Hello All, I am doing some research on transferring a burn patient from bed to bath/shower for hydrotherapy.
Is the use of mechanical means to transfer a patient not recommended?
If so, what are the means of transfers used in your hospital to prevent back injuries in nurses?
Sep 29, '17
We have used a ceiling hoist with a special stretcher to transfer to a tub. The stretcher went right into the tub and then we could lift the patient out when done. The stretcher needs to be carefully placed under the back to avoid injuring grafts. Our shower room doesn't have that option, but we only use that room with ambulatory patients. Many of our patients get dressings like Aquacel or Mepitel that shouldn't get wet, so those patients get bathed in bed.
This is what my facility does...I'm interested to hear what other people do!
Oct 2, '17
Thanks for the repsonse. Have you guys ever moved a burn patient manually instead of with a machine?
Oct 4, '17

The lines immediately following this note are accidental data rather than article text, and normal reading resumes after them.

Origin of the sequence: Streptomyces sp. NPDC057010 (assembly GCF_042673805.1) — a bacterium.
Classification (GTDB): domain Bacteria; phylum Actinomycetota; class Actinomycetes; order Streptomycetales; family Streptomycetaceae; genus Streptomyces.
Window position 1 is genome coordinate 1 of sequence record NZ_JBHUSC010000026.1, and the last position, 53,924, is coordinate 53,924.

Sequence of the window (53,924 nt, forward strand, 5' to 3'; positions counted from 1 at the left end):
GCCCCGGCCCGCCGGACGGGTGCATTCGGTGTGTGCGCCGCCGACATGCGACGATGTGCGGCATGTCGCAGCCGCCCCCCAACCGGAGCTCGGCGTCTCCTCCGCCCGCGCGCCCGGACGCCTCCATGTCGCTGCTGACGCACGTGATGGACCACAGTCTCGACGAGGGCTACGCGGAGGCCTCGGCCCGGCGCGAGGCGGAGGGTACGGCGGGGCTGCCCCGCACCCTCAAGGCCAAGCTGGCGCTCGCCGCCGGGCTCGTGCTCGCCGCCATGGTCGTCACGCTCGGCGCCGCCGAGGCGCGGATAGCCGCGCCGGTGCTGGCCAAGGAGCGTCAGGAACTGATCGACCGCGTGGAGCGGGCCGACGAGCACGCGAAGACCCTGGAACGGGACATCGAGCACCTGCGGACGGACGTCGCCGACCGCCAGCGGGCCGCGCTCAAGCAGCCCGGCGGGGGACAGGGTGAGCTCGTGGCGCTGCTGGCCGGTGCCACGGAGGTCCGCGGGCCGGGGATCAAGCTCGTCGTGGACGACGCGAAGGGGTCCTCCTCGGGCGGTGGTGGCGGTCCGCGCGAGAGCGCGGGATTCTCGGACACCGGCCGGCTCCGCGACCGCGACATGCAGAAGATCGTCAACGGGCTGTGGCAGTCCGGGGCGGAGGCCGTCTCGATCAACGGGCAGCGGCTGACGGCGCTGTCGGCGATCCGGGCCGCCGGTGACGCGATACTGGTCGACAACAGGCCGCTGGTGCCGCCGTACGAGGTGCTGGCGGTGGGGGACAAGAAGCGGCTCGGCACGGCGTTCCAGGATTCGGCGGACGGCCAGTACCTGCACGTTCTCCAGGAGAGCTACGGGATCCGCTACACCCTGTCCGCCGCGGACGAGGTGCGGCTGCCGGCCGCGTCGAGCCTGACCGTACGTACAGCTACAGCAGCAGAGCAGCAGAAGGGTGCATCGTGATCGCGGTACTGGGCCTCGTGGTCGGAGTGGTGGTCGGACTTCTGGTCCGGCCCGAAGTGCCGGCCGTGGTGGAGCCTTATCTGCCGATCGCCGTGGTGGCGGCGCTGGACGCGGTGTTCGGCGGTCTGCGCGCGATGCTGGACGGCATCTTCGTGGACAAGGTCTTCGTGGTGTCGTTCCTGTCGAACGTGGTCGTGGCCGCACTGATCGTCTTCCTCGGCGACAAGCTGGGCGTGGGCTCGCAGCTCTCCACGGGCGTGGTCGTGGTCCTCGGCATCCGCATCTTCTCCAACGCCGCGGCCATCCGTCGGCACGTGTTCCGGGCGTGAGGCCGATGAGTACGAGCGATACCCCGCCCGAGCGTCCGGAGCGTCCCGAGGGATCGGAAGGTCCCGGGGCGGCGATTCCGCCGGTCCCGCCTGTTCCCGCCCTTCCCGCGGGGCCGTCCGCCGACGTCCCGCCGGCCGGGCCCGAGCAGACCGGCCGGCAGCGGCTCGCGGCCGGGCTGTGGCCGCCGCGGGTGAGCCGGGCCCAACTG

All the time. We turn & position manually and get patients up to chairs. Now, if the patient really can't stand then we usually put them in a shuttle chair to get them out of bed. But if it's medically appropriate we get people up who are a 2 or 3 assist. We rarely use a Hoyer lift although we probably should.
Oct 5, '17
We pretty much do it all manually. And I've only ever seen our tub used for our kiddos. If one of our critical care patients needs the shower -- we have a treatment room for that and the transfer to the table is manually done or done with a ceiling lift. We don't use the ceiling lift as much as we should -- we muscle it too much of the time, probably.
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